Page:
The monetary reforms of Wang Mang reflected also the desperate times. He had installed a new denomination, the daqian, which was 12-zhu valued at 50 times that of the old Han wuzhu coin that was effectively about 20-21 times that of its metal value. He also introduced knife-shaped coins of bronze (pictured here) in an attempt to revive and depart from the Han coinage. This knife coinage weighed about 16 grams and was valued at 500 of the Han wuzhu, which was nearly 100 times its weight.

He also issued a heavier version of about 28 grams valued at 5000 wuzhu that was 560 times its value with a tiny gold inlay. He outlawed private ownership of gold and he recalled all gold to be turned into the treasury as did Franklin Roosevelt in 1934 United States. With these new overvalued denominations, no doubt they were used to compensate for the confiscated gold. By the end of Wang Mang’s reign, the treasury had a significant gold supply. These efforts were taken when he was regent prior to his assumption of the throne in 9AD. Once he took the throne, he abolished these denominations and returned to a 1-zhu coin value (cash) that that was still overvalued by 5 times. The knife coinage was abolished for they seem to have served their purpose in paying for the forced confiscation of gold. (R. Thomsen, Ambition and Confucianism: A Biography of Wang Mang (1988), p119).

To help prevent counterfeiting now that coins were valued far above their metal content, Wang Mang prohibited the possession of copper and even charcoal. (Hanshu, 99B: 7b). The old Han wuzhu coins were still in abundance and were still circulating. Anyone caught hoarding the old currency was now to be deported to the frontiers. In 10AD, there were vast war preparations against the Xiongnu. Wang Mang tried to cover these expenses creating 28 new denominations of overvalued metal to pay for the military. There were gold and silver ingots, tortoise shells, cowrie shells, and 16 different bronze denominations that were once again round and spade-shaped trying to restore the old coinage pre-Han.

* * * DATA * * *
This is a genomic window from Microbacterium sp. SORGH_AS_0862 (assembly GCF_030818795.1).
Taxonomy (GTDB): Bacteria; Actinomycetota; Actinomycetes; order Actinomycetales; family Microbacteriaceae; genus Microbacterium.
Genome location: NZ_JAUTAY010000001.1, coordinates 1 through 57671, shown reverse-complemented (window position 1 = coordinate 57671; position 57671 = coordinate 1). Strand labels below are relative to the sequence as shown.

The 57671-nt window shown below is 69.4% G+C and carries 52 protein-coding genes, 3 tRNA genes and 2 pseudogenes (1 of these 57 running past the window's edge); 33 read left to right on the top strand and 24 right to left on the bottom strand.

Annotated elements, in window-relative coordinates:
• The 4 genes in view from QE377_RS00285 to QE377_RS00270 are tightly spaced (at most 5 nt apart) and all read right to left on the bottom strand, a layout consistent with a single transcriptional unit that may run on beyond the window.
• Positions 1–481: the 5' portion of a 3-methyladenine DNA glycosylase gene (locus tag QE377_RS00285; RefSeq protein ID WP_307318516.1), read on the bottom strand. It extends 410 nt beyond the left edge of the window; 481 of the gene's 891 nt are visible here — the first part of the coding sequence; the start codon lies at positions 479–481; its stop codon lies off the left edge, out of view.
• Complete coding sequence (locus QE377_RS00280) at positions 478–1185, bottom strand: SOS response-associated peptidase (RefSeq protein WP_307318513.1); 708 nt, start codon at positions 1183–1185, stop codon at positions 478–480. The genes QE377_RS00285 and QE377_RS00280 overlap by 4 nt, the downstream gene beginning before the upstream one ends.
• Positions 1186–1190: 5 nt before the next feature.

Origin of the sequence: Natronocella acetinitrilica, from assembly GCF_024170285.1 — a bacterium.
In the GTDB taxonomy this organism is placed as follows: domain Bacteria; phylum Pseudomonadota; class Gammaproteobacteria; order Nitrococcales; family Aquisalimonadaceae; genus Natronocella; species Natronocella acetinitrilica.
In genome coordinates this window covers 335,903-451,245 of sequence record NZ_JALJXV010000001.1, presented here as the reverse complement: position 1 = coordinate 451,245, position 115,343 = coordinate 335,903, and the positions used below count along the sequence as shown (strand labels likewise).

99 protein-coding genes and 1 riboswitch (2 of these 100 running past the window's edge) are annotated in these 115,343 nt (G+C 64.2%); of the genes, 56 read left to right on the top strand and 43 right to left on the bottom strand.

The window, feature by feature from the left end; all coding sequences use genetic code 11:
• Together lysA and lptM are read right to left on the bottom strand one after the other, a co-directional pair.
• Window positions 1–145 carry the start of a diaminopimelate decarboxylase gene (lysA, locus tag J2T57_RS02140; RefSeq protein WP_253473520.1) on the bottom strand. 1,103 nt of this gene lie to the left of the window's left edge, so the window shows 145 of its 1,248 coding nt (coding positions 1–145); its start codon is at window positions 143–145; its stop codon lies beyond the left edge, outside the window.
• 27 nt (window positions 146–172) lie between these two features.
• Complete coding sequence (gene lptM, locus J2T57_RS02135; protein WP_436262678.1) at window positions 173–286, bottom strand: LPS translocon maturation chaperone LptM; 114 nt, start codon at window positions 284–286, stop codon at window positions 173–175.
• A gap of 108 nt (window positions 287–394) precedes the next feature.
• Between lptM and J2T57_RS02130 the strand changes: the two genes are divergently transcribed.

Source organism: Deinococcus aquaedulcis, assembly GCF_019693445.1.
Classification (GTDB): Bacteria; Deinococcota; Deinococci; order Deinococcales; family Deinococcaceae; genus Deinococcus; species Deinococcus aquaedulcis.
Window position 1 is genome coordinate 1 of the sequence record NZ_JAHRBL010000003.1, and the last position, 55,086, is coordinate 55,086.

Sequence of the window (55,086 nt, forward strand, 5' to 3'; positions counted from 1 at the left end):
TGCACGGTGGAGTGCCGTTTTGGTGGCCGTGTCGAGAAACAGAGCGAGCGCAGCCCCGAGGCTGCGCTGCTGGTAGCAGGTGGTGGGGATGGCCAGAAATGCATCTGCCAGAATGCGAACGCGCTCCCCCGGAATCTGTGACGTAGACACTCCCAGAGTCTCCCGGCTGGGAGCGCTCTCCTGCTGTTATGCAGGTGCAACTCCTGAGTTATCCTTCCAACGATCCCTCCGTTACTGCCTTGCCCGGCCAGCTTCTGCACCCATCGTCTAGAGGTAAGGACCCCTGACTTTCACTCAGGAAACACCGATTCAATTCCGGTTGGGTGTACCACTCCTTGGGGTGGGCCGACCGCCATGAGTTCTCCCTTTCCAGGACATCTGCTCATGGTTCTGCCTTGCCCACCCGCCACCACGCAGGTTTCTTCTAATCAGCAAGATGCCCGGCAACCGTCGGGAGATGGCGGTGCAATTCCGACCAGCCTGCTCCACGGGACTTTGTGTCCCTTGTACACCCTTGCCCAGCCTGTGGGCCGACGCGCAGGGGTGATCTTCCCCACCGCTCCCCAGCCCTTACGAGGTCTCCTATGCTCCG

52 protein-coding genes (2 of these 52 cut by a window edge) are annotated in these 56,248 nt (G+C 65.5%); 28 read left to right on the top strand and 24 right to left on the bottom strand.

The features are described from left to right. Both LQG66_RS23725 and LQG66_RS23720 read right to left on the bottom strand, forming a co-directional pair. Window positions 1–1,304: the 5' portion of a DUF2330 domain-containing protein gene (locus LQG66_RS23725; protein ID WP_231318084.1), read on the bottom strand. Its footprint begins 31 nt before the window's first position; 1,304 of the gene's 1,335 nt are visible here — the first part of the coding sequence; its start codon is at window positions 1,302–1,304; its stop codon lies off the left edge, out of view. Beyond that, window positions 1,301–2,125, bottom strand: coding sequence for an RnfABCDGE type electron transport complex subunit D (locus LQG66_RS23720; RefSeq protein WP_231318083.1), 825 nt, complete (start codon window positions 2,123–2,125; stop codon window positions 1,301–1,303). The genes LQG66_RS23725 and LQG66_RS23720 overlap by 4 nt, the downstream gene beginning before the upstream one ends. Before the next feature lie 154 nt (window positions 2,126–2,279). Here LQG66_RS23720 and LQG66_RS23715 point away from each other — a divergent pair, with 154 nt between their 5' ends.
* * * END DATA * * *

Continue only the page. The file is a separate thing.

The overvaluation was effectively almost HYPERFLATION with some coins now valued at more than 20,000 times their intrinsic value. This naturally encouraged counterfeiting on a grand scale. The Hanshu tells us of draconian measures to force the people to accept this new currency. Counterfeiters were to be executed along with their entire families, in addition to 5 entire families that were neighbors were to be enslaved (99B: l5a). This was indeed perhaps even beyond draconian. Travelers were searched and were required to be carrying only the new money. Roadblocks were set up to enforce these measures. (Sounds like Homeland Security). This certainly would instill a peasant revolt.

Although the Han Dynasty was restored in 25AD, production of the old wuzhu coins did not resume until about 40AD, yet the overvalued spade-money ceased to be produced. So yes. Issuing overvalued coins and declaring some absurd value has been tried before. It obviously did not end well.

The Fed has the UNLIMITED power to buy debt and create a elastic money supply. They purchased last year 61% of all new debt. They can easily buy the debt from the marketplace or from an agency if the spending limit were not raised to help in a crisis. The problem would emerge afterwards. What happens if they try to sell and find no bid?. As long as the dollar is still legal tender and accepted worldwide as well as for taxes, the worst  has yet to come.